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How is Latin America responding to the coronavirus pandemic?
Updated May 11, 2020, at 8:30 AM EST
SFS is actively tracking the range of policy measures taken by regional governments in Latin America in response to the COVID-19 pandemic. From limited closures, border restrictions, to national lockdowns, this infographic will be updated weekly to depict the latest measures taken in the region.
As of May 11th, most countries in Latin America remain in full national quarantine and many have extended the measure until the end of the month. In general, Latin American countries began their national lockdown in mid-March before reaching its 100th confirmed case or “day zero” of COVID-19. Currently, Guatemala, Honduras, and the Dominican Republic are assessing their quarantine on a weekly basis, while Ecuador and Chile have moved to partial quarantine enforced by municipality or province. Most of the other countries in the region have extended their national quarantine to anywhere between May 21st – June 1st.
Notably absent from taking any mitigation measures is Nicaragua, whose government has stressed that the novel coronavirus has not affected its country despite increasing to five (5) confirmed COVID-19 related deaths and an abnormal 31 percent Case Fatality Rate.
Belize looks to be the first country in the region to lift its national quarantine, although the border remains closed until further notice. While other countries, such as Paraguay and Costa Rica, begin to implement phase one of what they call “intelligent quarantine” with limited opening of certain activities and industries throughout the country.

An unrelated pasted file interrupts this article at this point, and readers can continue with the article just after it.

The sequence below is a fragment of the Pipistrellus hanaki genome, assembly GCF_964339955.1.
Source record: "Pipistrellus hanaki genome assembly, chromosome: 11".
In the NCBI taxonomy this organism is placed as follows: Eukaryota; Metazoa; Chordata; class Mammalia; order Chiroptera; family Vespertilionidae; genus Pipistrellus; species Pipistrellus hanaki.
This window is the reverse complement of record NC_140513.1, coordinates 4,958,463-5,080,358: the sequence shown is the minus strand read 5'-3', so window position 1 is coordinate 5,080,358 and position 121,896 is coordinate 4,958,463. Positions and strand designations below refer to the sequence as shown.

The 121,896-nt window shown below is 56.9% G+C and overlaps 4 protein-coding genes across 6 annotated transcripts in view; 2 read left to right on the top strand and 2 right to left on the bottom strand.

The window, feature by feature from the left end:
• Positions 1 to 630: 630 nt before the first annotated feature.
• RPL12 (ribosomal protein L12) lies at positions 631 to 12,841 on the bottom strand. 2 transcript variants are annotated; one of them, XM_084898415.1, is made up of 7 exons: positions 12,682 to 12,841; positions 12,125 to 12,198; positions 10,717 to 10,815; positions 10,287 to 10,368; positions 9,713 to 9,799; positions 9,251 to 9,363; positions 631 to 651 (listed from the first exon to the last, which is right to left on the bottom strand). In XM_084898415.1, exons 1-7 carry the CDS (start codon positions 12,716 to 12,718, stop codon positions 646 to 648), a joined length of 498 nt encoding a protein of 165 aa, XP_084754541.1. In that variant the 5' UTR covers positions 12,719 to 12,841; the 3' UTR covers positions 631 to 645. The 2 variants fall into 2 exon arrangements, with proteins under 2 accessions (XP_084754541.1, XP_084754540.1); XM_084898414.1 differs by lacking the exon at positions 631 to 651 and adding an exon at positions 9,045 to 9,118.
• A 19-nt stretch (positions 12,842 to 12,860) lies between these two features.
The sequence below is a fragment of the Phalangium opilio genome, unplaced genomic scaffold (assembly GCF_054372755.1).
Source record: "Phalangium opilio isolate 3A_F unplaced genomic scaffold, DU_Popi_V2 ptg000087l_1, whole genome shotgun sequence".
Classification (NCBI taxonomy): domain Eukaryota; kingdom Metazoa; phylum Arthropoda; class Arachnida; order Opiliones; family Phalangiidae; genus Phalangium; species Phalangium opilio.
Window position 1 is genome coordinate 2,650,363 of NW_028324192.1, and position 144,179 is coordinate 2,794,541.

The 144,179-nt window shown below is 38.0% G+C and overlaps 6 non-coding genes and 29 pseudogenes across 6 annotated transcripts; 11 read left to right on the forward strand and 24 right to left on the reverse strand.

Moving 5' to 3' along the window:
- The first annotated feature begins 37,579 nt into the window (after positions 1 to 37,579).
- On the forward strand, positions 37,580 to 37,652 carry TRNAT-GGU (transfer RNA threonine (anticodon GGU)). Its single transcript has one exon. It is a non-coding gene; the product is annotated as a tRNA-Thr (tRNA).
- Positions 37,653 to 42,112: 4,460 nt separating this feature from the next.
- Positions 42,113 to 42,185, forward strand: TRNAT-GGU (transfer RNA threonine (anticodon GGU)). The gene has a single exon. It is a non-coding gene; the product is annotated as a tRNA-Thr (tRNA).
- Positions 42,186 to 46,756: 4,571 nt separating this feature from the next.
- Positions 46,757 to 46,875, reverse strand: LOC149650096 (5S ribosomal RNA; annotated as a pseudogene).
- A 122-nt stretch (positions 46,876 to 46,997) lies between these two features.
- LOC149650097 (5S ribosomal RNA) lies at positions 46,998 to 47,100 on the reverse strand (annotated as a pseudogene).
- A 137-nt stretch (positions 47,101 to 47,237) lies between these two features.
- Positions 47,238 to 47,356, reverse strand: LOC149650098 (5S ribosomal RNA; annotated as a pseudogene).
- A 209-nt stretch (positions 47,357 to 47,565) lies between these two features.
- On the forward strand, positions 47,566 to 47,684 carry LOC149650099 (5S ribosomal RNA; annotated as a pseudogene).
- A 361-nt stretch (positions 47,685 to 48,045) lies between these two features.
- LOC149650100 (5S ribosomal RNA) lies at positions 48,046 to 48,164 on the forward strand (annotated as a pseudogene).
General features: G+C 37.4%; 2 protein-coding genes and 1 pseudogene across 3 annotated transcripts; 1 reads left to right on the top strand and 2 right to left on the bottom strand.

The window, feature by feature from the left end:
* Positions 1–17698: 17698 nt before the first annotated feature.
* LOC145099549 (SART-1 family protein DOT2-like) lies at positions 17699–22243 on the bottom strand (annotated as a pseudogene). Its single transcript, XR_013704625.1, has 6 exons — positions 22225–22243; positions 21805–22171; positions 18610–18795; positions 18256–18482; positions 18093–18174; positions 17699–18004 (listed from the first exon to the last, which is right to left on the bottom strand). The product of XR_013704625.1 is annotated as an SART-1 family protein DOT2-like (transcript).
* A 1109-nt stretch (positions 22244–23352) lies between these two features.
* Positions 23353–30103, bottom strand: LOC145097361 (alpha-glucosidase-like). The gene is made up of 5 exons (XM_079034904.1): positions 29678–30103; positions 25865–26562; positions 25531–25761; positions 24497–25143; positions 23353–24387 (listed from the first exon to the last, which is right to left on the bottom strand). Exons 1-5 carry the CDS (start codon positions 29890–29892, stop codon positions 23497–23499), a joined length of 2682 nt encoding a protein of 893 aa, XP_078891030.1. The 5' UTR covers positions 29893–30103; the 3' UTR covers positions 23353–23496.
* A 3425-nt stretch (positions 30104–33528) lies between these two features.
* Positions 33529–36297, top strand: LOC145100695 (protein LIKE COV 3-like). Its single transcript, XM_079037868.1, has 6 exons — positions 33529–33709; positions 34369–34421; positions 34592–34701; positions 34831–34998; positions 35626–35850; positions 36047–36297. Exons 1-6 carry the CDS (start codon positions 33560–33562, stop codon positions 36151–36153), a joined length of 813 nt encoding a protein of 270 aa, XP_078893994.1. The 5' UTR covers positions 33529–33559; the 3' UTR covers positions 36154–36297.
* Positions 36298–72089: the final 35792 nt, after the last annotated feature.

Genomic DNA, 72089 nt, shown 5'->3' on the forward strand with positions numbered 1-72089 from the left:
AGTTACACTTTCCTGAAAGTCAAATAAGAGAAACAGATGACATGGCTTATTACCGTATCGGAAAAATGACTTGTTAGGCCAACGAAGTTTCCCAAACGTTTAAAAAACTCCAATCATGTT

Mexico and Brazil have not mandated a national lockdown, however, have implemented social distancing guidelines and restricted travel to include border closures. Brazil is currently in a dispute between the state and federal government, as some state governors move to implement local quarantines without backing from Brazil’s president.
Other countries have experimented with gender-based quarantines. Panama passed its restrictions on March 30th, Peru on April 2nd, and Bogota followed suit on April 13th. Both Bogota and Peru overturned their gender limits, on April 10th and May 9th, respectively, due to extreme backlash.